Between the central office and the end-user's devices (digital phone, fax, modem or video-unit) there is a device called NT (Network Termination), which is located at the end-user's place. Between the central office and the NT the signal runs on a 2-wire connection, whereas the signal for the end-user's devices runs on a 2-pair (4-wire) cable and is called S-Bus or S0 interface.

ISDN-Network

Point-to-Point vs. Multi-Point conferences

Point-to-point conference

To establish a point-to-point conference between two partners, one partner calls the other using the menu-driven interface of the videoconferencing unit. The second unit needs to be up and running at the ISDN network. After establishing a connection, both partners are equal. The equipment used in the TESUS project allows in addition to the above described features to remote control the partner's video sources as well as positioning and zooming with the remote teacher camera.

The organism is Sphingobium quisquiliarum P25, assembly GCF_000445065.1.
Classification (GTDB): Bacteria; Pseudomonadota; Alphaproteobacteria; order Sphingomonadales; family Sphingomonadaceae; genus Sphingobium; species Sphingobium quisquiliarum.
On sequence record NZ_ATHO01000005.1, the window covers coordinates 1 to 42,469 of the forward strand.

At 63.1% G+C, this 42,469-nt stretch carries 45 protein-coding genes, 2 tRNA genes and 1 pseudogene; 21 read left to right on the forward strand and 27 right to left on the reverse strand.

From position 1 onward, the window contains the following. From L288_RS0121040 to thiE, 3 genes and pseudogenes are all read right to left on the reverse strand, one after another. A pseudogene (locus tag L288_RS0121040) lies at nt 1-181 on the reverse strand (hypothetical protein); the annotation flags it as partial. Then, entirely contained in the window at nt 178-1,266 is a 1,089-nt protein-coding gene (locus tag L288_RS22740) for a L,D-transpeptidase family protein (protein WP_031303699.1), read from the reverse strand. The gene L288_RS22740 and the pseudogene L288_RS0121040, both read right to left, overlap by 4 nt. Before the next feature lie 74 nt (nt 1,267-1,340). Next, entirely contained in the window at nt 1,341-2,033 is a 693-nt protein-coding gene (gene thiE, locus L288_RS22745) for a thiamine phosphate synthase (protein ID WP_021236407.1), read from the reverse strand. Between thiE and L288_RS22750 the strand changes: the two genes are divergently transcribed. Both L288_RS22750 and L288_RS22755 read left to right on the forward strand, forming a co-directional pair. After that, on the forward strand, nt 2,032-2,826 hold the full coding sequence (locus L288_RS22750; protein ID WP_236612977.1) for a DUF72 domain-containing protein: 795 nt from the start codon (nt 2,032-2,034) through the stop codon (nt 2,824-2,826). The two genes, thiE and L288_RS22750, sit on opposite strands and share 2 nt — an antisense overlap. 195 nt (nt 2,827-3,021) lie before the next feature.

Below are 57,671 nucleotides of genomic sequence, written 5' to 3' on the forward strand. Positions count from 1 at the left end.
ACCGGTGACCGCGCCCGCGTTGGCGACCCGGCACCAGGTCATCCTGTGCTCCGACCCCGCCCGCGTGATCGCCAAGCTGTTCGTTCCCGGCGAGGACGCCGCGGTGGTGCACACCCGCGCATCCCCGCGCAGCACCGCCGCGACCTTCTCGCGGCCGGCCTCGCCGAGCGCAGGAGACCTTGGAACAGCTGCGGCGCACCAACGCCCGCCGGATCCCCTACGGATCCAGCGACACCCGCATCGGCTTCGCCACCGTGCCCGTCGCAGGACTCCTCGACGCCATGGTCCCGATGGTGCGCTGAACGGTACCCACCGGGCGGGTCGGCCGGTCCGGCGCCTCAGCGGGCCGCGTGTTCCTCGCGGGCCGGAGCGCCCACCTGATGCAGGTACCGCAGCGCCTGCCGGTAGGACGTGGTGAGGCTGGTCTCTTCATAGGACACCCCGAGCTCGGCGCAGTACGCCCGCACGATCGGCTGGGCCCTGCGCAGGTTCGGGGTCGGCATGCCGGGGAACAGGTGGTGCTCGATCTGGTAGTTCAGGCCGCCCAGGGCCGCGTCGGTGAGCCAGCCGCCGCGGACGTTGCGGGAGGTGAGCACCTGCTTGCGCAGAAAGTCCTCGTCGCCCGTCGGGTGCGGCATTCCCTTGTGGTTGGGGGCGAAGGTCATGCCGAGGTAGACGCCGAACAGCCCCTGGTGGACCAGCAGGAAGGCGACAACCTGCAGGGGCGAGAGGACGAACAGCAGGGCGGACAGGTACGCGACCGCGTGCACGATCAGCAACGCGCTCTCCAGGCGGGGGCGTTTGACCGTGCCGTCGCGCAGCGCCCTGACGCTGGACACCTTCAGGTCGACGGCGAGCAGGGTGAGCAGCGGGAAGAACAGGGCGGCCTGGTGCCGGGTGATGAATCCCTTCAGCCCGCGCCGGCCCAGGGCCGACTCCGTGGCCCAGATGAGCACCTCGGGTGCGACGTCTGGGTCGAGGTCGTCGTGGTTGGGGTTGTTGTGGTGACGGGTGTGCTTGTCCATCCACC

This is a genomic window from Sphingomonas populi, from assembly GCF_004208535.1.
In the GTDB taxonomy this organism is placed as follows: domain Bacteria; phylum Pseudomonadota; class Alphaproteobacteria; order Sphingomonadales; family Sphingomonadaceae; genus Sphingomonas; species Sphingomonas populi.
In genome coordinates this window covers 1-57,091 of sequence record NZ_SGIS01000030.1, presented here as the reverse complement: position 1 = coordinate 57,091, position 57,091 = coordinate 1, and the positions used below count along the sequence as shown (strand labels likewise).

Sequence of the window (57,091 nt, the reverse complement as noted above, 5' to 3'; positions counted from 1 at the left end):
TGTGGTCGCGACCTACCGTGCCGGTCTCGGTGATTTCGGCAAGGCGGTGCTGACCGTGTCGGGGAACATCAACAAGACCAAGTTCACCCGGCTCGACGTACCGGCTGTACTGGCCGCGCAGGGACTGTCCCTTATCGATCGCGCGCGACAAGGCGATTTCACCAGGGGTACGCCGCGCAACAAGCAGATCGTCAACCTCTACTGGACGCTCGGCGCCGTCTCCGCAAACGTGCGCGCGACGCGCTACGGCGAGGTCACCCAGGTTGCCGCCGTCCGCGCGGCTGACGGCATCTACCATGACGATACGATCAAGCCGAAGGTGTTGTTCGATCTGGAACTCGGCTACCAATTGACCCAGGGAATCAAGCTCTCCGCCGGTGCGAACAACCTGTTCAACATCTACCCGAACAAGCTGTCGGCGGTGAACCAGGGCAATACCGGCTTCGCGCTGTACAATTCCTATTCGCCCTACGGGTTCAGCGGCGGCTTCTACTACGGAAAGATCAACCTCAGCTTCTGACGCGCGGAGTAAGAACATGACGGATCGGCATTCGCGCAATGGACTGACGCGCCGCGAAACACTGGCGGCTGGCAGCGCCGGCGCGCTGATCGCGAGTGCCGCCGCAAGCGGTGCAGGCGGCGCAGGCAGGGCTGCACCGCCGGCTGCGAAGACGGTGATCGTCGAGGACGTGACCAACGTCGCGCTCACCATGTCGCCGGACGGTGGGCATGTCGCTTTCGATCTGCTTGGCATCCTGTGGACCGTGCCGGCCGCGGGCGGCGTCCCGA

Multi-point conference

To establish a multi-point conference, a multi-point bridge is required. This unit receives the video stream of the active conference partner and sends it to the other partners. There are different techniques how the token is given to the different partners. The currently used technique is based on audio-triggered switching. In a multi-point conference the point-to-point conference feature of controlling the remote video streams and camera is obviously disabled.

Multisite Connections

Experiences

In this section we are describing experiences made during setup and use of the TESUS equipment. This description is the personal opinion of the technical staff in Basel and due to the fact of different contact partners and different organizations involved from site to site this the opinion may differ from partner to partner.